Henry Melnick z”l

henry+melnick.jpg
 
 

“Sixty years ago, if someone told me that this is how my life would turn out, I would never have believed it. Not a day goes by that I don’t think about my family and reflect about the horrors I witnessed throughout the Holocaust. All I can ask, now that my story has been shared, is to never forget.”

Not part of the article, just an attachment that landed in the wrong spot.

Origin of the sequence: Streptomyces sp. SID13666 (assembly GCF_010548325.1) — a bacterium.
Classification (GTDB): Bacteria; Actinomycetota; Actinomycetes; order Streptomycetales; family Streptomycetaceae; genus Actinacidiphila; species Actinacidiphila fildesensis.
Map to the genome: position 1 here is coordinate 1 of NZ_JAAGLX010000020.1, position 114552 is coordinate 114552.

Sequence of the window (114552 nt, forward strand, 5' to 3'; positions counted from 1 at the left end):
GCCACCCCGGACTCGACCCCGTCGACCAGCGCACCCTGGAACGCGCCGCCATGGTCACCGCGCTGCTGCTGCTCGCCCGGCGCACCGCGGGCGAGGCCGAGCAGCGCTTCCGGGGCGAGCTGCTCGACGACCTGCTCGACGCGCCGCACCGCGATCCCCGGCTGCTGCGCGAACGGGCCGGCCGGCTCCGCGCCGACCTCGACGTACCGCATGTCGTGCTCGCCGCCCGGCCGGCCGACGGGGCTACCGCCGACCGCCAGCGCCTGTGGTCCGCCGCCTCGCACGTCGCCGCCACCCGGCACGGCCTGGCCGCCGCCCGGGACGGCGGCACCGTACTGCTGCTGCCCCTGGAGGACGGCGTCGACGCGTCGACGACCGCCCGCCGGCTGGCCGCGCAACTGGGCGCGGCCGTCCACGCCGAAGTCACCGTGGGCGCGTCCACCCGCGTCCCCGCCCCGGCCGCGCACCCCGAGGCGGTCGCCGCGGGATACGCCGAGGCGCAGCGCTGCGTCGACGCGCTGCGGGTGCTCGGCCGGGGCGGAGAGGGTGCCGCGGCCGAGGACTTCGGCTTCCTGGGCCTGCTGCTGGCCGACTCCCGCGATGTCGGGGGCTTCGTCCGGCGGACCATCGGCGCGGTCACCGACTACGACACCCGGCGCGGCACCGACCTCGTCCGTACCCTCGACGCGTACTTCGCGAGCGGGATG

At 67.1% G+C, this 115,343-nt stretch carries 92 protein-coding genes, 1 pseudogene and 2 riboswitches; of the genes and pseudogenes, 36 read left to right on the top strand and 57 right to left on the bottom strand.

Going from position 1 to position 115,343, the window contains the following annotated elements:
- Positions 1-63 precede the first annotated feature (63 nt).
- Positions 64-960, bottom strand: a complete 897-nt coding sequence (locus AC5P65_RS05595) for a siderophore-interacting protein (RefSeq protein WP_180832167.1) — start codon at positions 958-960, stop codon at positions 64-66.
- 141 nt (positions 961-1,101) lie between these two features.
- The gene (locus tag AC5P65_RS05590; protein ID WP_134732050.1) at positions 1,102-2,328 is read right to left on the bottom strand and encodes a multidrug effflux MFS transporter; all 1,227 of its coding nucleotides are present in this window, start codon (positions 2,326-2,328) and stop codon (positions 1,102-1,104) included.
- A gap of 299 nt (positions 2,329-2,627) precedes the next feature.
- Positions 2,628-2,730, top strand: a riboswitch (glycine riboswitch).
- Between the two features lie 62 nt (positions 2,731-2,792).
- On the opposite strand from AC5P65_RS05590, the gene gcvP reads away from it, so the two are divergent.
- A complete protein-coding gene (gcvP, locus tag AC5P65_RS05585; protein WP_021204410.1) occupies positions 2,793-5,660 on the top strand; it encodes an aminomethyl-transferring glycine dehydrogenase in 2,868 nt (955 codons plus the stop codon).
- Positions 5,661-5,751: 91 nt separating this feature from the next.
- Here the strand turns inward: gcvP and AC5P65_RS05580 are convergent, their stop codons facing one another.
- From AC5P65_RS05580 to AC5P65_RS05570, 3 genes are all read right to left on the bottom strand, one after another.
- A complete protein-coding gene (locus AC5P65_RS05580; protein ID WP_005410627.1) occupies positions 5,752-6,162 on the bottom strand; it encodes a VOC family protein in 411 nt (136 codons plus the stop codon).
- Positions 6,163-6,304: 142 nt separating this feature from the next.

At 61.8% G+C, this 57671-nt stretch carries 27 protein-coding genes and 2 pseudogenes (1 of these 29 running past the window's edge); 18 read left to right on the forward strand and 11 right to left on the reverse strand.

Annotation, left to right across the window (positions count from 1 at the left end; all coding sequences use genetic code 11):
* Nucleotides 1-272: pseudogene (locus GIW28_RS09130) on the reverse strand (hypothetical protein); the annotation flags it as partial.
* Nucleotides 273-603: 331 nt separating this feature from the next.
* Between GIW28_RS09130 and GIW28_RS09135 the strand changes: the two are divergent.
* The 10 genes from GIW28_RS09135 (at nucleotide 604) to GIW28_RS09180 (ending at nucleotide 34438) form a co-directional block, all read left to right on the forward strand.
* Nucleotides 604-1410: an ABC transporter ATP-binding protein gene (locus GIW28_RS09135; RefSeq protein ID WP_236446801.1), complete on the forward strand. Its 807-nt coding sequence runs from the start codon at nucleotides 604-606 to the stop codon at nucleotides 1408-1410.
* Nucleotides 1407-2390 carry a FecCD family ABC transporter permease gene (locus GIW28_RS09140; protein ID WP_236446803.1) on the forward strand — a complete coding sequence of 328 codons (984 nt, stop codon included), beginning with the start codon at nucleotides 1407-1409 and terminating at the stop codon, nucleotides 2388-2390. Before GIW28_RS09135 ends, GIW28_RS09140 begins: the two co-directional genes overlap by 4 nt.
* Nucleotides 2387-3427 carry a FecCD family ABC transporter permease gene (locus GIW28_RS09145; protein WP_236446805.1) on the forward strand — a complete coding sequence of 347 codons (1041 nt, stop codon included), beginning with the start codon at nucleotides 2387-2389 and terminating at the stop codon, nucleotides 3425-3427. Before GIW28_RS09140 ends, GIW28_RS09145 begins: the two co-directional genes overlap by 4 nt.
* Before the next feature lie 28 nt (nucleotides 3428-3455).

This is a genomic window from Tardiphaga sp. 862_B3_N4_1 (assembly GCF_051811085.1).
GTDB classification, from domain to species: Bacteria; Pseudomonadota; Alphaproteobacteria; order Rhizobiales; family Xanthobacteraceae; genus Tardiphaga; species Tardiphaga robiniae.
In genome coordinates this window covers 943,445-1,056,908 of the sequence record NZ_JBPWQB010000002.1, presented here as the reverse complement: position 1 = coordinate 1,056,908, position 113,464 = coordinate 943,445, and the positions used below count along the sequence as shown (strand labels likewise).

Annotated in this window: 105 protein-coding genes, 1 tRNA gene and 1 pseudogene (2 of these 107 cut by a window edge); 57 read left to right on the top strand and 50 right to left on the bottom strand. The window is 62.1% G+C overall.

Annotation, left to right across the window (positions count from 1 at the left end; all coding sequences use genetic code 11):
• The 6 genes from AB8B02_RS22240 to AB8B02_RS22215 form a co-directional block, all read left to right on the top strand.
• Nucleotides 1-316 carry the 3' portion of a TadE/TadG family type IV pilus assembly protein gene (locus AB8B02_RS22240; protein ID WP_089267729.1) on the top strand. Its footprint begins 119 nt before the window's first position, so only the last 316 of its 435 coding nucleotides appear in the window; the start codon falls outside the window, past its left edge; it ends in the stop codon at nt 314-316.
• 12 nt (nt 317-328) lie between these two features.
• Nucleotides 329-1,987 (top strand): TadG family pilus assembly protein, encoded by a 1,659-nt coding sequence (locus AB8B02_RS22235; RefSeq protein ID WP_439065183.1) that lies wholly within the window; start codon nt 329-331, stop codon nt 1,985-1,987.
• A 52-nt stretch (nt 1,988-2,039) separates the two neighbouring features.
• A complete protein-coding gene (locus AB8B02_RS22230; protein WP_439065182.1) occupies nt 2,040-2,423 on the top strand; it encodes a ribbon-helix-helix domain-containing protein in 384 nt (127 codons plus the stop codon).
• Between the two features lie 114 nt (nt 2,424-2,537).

Henry Melnick was born Henry Chmielnicki in 1922 in Lodz, Poland, to Chaya and Elijah Chmielnicki. He had two siblings, aunts, uncles and many cousins. Melnick was only 17 when Nazi Germany invaded Poland. After being moved to the Nowy Sacz ghetto with his family, he survived Auschwitz- birkenau, Buna, Dora-Mittelbau, Bergen-Belsen and other ghettos and concentration camps. His parents were murdered in the Belzec death camp and he was the sole survivor of his family. He attributed his survival to his mother who he says, “pushed me forward with her hand during a selection, avoiding the line to the death camps.” In 1947, he tried to go to Palestine but was turned back at the Belgian border. In 1948, melnick volunteered to fight in Israel’s War of Independence. He came to Canada in 1965 with his wife, Hela, and their two children. At the time of the release of his memoir “By My Mother’s Hand” in 2011, Melnick had two children, seven grandchildren and nine great-grandchildren.